Real Democracy?

Democracy is great isn’t it? The ordinary citizens elect people they trust to represent them and look after their needs in government, right?

Wrong. Across the western world democracy has become corrupted by a group of elite professional politicians who represent their own and their rich friend’s interests, not the ordinary people. They have subverted democracy to their own ends.

Don’t get me wrong, I am not against democracy, I would simply like to see true democracy in our world.

Before I get to a vision of a renewed type of democracy I would like to discuss the issue of professional politicians and political parties.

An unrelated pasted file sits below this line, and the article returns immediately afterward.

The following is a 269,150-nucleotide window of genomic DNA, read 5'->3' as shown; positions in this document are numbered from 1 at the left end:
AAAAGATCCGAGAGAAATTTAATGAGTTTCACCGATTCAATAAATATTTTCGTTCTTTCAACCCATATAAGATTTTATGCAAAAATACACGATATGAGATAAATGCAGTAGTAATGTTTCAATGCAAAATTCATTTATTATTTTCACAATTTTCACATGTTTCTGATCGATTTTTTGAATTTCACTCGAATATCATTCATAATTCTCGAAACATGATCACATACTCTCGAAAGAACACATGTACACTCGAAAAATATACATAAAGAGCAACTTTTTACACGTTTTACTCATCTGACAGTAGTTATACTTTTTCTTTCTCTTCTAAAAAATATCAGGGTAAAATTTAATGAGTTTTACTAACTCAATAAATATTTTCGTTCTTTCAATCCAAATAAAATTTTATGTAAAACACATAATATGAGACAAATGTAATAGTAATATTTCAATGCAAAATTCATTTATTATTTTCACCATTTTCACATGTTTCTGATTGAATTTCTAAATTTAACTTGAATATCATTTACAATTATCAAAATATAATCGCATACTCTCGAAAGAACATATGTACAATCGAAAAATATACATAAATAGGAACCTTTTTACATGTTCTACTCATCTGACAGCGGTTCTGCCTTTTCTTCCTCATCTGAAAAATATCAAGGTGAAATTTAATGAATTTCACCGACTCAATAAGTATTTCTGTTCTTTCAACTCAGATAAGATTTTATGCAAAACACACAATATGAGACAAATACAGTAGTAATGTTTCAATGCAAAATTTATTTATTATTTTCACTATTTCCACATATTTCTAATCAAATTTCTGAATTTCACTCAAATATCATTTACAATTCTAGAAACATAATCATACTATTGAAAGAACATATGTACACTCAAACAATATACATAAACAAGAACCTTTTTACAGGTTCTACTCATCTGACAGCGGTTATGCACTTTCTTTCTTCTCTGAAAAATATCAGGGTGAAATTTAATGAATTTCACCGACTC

This class of person and this group are the reason why politics has become corrupted. Professional politicians are like the priests of politics and their party is their sect. And sects are not good for ordinary people because they only serve their own ideology. Like monks, professional politicians are cut off in their sect from the realities of daily life that affect most people, they mostly mix with those within their own sect who will always agree with them.

Sects are bad for human society. They lead to black and white, either/or thinking, (what Derrida called Logocentrism): all you have to do is watch any political debate before an election to see this at work, either you are liberal or conservative, left or right, pro-war or anti-war, socialist or republican, with us or against us, insider/outsider, etc.